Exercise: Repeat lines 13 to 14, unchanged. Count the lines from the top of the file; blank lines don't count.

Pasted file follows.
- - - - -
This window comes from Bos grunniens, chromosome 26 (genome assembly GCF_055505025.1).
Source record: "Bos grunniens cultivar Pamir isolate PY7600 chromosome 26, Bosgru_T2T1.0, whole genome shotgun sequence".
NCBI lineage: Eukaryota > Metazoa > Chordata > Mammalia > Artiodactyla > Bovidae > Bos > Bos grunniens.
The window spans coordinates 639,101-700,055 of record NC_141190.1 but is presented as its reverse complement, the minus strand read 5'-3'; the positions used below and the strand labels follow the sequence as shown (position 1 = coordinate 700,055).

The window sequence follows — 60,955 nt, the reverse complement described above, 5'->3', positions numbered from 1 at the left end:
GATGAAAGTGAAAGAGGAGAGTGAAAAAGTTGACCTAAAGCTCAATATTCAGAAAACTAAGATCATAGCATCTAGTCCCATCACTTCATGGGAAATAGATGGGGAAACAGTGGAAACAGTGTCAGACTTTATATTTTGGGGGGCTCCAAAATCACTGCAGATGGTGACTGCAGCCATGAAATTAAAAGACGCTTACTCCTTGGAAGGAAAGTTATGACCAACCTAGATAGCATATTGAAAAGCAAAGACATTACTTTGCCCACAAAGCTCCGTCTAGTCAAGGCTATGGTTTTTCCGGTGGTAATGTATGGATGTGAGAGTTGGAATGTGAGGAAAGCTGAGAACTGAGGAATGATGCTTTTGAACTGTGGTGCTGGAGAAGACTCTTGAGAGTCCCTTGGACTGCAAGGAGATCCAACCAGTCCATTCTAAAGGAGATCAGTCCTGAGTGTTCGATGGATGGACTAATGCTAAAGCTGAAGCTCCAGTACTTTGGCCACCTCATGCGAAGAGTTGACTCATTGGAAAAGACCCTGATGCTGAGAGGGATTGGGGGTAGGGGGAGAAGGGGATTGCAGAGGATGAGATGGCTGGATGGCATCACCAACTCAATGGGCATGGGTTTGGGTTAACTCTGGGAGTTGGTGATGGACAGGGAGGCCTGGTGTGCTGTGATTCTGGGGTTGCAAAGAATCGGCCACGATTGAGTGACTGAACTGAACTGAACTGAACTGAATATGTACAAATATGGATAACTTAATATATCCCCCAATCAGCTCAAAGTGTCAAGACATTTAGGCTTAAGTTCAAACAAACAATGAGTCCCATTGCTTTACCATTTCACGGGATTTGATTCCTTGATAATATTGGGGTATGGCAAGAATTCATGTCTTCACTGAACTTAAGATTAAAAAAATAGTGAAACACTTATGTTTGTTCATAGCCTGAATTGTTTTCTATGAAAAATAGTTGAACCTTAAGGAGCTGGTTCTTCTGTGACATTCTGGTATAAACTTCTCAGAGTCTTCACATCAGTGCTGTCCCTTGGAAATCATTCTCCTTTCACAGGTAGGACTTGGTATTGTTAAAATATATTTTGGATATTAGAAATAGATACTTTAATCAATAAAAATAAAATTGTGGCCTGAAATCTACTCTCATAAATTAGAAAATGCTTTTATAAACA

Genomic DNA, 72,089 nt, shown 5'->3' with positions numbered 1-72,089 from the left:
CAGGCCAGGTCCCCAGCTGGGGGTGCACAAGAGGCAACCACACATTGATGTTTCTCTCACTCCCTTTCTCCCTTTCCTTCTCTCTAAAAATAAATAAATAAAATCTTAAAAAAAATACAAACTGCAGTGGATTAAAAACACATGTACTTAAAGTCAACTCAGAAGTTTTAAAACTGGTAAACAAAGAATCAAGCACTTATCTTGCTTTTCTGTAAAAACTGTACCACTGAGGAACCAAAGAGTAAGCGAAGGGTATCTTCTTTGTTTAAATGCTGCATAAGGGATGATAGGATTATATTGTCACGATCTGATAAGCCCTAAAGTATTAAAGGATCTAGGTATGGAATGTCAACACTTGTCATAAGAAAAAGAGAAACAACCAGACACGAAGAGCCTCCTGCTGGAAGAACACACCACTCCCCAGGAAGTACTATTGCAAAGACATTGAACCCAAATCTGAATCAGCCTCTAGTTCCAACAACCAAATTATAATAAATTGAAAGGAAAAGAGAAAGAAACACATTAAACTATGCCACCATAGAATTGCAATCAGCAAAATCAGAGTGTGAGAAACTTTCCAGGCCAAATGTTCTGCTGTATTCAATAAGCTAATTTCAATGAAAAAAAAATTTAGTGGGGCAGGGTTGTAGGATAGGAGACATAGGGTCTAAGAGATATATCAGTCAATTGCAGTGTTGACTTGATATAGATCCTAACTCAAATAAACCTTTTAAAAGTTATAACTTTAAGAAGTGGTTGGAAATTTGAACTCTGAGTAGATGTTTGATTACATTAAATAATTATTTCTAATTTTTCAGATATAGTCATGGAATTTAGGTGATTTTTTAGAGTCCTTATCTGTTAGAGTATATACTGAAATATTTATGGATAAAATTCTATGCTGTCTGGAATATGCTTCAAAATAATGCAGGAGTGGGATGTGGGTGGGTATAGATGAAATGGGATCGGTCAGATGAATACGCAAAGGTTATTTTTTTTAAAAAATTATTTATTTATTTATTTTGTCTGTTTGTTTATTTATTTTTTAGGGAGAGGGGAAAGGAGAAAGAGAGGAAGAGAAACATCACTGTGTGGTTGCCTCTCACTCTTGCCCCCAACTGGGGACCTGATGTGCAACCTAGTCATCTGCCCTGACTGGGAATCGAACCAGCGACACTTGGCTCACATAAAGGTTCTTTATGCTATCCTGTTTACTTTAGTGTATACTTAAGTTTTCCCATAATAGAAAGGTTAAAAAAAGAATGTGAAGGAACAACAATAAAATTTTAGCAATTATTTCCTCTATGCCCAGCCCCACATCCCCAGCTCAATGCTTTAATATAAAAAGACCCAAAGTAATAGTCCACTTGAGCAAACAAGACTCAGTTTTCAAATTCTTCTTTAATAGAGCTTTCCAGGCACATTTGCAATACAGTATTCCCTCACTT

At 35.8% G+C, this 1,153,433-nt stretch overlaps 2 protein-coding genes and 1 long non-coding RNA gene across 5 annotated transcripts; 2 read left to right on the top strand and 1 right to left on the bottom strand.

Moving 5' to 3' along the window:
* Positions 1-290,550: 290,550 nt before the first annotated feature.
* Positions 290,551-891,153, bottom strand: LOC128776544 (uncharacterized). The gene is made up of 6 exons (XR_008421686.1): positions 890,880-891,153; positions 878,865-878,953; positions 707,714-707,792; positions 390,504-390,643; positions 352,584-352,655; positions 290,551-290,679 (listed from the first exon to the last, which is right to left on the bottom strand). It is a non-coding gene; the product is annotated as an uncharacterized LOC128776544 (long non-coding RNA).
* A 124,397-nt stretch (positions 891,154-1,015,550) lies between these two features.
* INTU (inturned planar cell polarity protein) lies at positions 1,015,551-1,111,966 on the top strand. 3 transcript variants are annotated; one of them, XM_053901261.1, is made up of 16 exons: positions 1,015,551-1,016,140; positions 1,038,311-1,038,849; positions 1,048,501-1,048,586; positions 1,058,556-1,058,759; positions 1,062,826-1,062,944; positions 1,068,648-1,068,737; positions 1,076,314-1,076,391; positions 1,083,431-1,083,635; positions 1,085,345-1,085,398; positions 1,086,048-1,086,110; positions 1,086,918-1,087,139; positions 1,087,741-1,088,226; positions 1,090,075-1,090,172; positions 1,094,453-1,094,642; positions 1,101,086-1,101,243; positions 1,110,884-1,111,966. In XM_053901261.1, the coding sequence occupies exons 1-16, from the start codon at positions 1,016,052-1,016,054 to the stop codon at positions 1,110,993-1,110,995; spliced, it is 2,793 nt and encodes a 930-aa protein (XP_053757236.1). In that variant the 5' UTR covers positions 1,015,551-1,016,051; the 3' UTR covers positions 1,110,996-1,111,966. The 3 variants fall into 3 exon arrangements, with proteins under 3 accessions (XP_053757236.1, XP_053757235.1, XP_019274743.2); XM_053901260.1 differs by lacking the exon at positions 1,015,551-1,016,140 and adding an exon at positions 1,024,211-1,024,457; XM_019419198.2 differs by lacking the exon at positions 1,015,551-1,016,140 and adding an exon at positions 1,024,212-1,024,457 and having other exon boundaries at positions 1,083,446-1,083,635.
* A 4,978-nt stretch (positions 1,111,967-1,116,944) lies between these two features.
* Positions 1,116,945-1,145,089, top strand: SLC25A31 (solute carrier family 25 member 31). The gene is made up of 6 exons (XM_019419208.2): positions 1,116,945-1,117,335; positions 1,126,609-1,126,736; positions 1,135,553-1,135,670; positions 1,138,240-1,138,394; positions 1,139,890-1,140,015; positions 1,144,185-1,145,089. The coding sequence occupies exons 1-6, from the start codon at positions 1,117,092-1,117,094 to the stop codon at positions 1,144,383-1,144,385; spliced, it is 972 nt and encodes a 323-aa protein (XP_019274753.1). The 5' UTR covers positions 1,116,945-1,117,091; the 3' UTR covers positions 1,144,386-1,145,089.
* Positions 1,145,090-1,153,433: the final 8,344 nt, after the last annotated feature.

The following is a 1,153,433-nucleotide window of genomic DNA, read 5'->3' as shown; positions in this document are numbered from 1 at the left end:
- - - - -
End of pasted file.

* A 124,397-nt stretch (positions 891,154-1,015,550) lies between these two features.
* INTU (inturned planar cell polarity protein) lies at positions 1,015,551-1,111,966 on the top strand. 3 transcript variants are annotated; one of them, XM_053901261.1, is made up of 16 exons: positions 1,015,551-1,016,140; positions 1,038,311-1,038,849; positions 1,048,501-1,048,586; positions 1,058,556-1,058,759; positions 1,062,826-1,062,944; positions 1,068,648-1,068,737; positions 1,076,314-1,076,391; positions 1,083,431-1,083,635; positions 1,085,345-1,085,398; positions 1,086,048-1,086,110; positions 1,086,918-1,087,139; positions 1,087,741-1,088,226; positions 1,090,075-1,090,172; positions 1,094,453-1,094,642; positions 1,101,086-1,101,243; positions 1,110,884-1,111,966. In XM_053901261.1, the coding sequence occupies exons 1-16, from the start codon at positions 1,016,052-1,016,054 to the stop codon at positions 1,110,993-1,110,995; spliced, it is 2,793 nt and encodes a 930-aa protein (XP_053757236.1). In that variant the 5' UTR covers positions 1,015,551-1,016,051; the 3' UTR covers positions 1,110,996-1,111,966. The 3 variants fall into 3 exon arrangements, with proteins under 3 accessions (XP_053757236.1, XP_053757235.1, XP_019274743.2); XM_053901260.1 differs by lacking the exon at positions 1,015,551-1,016,140 and adding an exon at positions 1,024,211-1,024,457; XM_019419198.2 differs by lacking the exon at positions 1,015,551-1,016,140 and adding an exon at positions 1,024,212-1,024,457 and having other exon boundaries at positions 1,083,446-1,083,635.